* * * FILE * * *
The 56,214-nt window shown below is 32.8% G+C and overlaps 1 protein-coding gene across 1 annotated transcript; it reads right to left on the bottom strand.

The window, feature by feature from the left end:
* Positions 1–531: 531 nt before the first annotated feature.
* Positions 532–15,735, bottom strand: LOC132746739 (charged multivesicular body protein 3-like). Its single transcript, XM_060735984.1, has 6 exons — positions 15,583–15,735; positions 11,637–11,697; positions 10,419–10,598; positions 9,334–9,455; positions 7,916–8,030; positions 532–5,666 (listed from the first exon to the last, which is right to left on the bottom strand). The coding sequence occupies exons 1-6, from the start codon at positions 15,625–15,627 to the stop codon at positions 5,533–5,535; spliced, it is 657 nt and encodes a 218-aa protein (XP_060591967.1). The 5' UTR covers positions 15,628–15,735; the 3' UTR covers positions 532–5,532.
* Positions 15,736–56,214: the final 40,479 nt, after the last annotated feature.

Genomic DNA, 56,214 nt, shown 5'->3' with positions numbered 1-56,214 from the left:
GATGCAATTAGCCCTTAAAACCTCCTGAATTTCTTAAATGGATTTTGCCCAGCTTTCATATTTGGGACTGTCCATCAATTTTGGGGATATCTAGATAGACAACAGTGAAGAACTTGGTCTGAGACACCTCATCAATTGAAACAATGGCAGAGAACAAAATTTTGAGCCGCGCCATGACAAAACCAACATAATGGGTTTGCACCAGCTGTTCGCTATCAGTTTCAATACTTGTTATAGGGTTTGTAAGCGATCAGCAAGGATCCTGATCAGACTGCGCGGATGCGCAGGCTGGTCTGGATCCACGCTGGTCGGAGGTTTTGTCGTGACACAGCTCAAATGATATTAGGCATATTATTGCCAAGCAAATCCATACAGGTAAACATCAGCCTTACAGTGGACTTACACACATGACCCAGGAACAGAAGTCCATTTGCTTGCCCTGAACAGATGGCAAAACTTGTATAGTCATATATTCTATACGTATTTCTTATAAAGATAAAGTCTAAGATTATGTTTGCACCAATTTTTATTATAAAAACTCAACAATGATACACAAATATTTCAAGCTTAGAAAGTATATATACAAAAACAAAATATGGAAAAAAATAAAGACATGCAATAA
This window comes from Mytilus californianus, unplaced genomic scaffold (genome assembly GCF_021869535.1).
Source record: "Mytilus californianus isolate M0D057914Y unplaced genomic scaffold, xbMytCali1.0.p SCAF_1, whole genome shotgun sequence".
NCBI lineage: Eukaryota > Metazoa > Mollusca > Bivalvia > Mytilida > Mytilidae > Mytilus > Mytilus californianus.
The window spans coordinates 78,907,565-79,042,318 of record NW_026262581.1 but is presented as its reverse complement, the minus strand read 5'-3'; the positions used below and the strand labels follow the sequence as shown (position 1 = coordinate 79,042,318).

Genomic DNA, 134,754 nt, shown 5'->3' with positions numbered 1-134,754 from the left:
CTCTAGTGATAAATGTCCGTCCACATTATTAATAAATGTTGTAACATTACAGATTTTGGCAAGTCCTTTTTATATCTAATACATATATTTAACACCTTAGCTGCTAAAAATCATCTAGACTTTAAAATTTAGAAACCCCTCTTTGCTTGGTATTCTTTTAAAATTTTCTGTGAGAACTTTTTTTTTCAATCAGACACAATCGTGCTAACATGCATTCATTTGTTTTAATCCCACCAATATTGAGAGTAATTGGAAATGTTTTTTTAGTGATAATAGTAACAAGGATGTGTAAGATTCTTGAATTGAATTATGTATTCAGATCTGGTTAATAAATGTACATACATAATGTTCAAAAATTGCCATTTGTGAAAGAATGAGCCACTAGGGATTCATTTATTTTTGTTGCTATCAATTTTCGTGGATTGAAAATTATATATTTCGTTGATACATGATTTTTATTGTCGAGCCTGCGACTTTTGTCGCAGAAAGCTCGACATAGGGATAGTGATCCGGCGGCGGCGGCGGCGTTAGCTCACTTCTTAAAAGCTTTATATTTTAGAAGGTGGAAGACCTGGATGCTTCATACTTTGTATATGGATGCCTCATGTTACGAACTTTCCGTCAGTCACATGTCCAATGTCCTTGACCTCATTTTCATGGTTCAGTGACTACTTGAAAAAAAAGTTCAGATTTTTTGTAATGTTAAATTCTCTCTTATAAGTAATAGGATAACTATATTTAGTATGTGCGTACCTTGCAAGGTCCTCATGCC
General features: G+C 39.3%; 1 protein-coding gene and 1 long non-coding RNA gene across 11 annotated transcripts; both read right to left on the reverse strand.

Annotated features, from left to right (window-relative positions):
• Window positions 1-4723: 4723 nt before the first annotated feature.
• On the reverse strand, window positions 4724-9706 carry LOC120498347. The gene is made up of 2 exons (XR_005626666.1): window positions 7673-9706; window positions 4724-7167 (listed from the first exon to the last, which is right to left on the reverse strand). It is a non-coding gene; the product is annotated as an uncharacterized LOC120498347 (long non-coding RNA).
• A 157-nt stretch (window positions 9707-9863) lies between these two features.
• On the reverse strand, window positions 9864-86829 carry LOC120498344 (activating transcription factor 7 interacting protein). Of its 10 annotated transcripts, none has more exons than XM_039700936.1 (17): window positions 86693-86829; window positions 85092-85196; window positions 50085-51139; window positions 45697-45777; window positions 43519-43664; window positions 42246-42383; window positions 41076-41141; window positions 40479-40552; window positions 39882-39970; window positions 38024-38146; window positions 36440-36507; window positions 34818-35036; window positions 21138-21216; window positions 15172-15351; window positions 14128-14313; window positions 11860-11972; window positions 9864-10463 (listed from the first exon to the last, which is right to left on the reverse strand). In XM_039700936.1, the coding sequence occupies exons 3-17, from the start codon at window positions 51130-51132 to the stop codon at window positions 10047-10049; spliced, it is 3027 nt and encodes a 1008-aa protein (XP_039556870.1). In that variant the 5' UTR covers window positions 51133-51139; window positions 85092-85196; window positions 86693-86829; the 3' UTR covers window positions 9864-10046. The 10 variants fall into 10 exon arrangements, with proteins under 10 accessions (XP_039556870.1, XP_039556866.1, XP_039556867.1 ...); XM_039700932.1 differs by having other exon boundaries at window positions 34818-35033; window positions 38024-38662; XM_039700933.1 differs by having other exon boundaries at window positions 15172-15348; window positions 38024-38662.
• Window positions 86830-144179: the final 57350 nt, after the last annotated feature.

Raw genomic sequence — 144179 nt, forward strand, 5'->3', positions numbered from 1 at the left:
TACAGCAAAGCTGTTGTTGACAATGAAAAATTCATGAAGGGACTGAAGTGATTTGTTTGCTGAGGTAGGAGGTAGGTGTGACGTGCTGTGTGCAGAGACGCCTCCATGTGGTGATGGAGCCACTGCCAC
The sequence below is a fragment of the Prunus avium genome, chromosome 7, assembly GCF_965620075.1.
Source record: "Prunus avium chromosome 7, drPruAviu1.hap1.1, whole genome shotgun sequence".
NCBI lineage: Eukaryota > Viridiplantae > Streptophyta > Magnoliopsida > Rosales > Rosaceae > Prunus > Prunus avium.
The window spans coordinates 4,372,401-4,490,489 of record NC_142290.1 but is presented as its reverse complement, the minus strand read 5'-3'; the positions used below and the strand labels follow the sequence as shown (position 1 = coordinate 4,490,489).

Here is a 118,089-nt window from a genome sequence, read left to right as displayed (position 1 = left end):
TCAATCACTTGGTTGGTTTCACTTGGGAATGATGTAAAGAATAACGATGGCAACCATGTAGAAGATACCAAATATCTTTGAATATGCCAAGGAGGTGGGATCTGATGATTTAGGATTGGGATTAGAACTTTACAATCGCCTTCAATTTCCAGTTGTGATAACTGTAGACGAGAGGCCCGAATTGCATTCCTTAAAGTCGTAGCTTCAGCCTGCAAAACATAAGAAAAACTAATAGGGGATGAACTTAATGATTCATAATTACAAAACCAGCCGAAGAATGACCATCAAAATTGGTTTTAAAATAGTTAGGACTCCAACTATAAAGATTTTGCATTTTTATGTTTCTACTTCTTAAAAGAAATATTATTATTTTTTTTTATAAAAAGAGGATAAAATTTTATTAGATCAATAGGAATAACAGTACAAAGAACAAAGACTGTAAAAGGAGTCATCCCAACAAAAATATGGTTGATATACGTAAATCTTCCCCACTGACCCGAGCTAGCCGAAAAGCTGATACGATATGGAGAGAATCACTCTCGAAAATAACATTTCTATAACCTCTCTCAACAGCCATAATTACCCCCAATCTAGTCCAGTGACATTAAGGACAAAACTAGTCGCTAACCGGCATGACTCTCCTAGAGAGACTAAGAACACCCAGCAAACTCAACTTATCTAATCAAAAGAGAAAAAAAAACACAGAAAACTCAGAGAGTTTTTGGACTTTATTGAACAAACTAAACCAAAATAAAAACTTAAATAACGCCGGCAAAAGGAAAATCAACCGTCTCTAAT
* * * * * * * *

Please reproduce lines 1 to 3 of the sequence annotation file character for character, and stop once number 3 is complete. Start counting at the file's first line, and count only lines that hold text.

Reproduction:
The 56,214-nt window shown below is 32.8% G+C and overlaps 1 protein-coding gene across 1 annotated transcript; it reads right to left on the bottom strand.

The window, feature by feature from the left end:
* Positions 1–531: 531 nt before the first annotated feature.